Really determined researchers could consult the few printed sources available with Tom's story, but these proved just as impossible to reconcile as the songs. John and Alan Lomax had included Tom Dooley in their 1947 collection Folk Song USA, printing the same lyrics The Kingston Trio would use eleven years later, but their account of the case behind the song relied more on folklore than fact. Rufus Gardner's 1960 book Tom Dooley: The Eternal Triangle located the tale firmly in North Carolina, but was determined to whitewash the reputation of everyone involved. When the newspapers deigned to print a background article about Dooley's song, they simply reproduced the same mistakes and tall tales these two books contained.

Grave concerns: how to get lost in Wilkes County

Tuesday, September 7, 2010. Charlotte, North Carolina:
My plan when I arrived in Charlotte was to get settled in at my hotel and then get a taxi next day out to Statesville, where I'd arranged to have lunch with the playwright and actress Karen Reynolds.
    I'd been hoping to talk to Karen about her Wilkes' Playmakers annual production of Tom Dooley: A Wilkes County Legend. Unfortunately, she was called for an audition at the last minute, and we had to cancel.
    That left me at a loose end on the Tuesday. I already knew there was no organised Tom Dooley tour I could take from Charlotte, so I was going to have to put an excursion together for myself.
    Statesville, where Tom had been hanged, was about 40 miles from Charlotte, which would have been just about possible by taxi, but the other sites presented more of a problem. Wilkesboro, where I hoped to see Tom's jail cell, was another 30 miles past Statesville, and his grave site sat somewhere between the two.
    None of that would have been a problem if I could have simply hired a car and driven myself out there, but I had to surrender my driving license a few years ago when some problems with diabetes buggered up my peripheral vision, so self-drive wasn't an option.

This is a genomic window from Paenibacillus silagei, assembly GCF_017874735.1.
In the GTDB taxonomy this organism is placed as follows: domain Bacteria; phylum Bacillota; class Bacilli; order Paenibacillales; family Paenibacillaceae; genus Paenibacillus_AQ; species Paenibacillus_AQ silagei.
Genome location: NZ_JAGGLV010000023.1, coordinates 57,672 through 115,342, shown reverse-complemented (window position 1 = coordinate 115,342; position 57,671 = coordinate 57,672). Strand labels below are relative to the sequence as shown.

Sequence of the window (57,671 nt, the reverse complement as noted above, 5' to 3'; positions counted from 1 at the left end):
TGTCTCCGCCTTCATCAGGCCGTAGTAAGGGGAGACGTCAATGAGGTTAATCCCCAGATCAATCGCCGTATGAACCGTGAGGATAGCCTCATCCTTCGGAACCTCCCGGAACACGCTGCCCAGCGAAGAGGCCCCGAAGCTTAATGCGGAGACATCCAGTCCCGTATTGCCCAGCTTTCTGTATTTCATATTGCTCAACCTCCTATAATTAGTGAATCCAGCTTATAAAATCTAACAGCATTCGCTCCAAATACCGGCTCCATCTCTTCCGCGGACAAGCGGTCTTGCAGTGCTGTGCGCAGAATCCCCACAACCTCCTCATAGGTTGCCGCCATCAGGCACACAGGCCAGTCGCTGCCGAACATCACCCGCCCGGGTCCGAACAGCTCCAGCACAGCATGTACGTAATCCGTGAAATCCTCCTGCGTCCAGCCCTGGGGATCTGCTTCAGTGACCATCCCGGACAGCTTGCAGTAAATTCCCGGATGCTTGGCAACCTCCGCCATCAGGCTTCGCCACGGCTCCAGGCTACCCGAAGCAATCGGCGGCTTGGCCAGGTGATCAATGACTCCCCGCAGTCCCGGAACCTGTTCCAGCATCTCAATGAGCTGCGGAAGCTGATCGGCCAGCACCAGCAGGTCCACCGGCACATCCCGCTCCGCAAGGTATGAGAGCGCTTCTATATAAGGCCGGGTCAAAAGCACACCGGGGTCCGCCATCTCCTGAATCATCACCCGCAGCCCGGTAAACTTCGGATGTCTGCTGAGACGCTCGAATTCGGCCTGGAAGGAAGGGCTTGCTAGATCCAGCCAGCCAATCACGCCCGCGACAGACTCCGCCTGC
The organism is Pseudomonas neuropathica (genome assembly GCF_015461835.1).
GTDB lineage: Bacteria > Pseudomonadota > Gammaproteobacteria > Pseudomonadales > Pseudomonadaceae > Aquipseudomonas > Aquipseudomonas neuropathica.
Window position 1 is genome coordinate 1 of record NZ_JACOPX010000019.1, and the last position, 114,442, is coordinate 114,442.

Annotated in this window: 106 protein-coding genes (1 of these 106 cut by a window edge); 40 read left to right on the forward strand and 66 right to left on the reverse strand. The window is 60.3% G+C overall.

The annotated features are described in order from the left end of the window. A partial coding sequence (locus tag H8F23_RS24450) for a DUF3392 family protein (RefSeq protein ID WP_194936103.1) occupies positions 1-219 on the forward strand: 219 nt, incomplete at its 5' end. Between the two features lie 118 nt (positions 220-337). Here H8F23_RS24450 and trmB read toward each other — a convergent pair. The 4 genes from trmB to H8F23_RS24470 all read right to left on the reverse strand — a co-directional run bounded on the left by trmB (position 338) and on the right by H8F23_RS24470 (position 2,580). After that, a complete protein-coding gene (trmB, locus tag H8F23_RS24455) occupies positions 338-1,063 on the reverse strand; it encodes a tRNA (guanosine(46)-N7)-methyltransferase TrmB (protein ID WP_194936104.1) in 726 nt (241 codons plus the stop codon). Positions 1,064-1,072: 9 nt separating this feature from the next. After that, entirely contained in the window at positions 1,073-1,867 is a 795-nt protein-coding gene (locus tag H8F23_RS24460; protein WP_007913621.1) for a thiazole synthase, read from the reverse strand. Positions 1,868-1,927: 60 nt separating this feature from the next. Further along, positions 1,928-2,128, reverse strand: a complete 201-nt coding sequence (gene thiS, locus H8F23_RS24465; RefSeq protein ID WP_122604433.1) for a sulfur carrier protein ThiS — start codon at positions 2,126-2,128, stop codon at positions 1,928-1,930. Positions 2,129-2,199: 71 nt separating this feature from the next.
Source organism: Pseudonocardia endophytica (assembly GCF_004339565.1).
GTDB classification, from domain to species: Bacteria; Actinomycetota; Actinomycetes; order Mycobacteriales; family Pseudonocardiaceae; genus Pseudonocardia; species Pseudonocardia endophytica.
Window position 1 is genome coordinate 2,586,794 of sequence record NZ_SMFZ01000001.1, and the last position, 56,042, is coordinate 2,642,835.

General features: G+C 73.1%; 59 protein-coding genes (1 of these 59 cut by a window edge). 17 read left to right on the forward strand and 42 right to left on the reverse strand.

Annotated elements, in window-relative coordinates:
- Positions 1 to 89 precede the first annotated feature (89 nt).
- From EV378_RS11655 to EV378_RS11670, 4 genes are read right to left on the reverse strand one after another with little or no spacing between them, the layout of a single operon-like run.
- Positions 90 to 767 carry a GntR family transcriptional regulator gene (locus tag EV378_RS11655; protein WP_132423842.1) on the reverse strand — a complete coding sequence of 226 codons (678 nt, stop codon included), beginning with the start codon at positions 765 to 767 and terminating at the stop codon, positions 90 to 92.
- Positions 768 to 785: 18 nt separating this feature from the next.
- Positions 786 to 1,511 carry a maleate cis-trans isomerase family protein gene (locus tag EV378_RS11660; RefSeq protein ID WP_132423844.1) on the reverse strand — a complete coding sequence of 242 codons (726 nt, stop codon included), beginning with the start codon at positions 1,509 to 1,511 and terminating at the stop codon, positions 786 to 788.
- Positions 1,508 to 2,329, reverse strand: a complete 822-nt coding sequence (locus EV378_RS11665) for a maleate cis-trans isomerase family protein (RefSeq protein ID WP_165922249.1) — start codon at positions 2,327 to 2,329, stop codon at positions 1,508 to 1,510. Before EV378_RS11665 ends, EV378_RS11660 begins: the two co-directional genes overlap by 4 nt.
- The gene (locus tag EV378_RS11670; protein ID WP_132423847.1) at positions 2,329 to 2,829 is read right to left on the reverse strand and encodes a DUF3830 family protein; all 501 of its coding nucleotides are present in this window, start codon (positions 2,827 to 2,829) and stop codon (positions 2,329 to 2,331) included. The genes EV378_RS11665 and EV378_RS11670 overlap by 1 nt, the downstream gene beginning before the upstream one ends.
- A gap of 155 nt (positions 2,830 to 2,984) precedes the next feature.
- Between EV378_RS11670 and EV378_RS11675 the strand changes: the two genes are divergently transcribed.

I spent the next hour or so traipsing round Charlotte's tourist office, library and museum in search of a local Tom Dooley expert who would spontaneously say "No, really, I'd be delighted to take tomorrow off work and drive you round all these sites you have only the vaguest idea how to find". Oddly enough, no-one did.
    More realistically, it had struck me that one or other of these experts might be able to put me in touch with a knowledgeable friend who'd be prepared to drive me around for a day in return for some folding cash. Everyone I spoke to was charming and keen to help - as Americans always are, God bless 'em - but no such amateur guide seemed to exist.
   Next stop was hotel reception, where I explained all this to a very helpful young man who considered my predicament for a moment and then said "I'll call Hadi". Hadi turned out to be a driver the hotel sometimes used who would, in all probability, be willing to rent out his car and himself for however many hours I required next day. The price he quoted was a perfectly reasonable one, so I signed him up on the spot.
   That left the rest of Tuesday free, so I nipped back to the library, climbed the stairs to its third-floor local history department and set about trawling through the books in its music section. There was lots of stuff on local ballads there, including one whole book on Tom's case I'd never seen before.
   I also asked the old dear at the enquiries desk if she had any North Carolina newspapers from 1866 or 1868, the years of Tom's crime and execution respectively. She explained that very few newspapers were published in the South during that period, because the Civil War had left publishers there with a shortage of both paper and ink.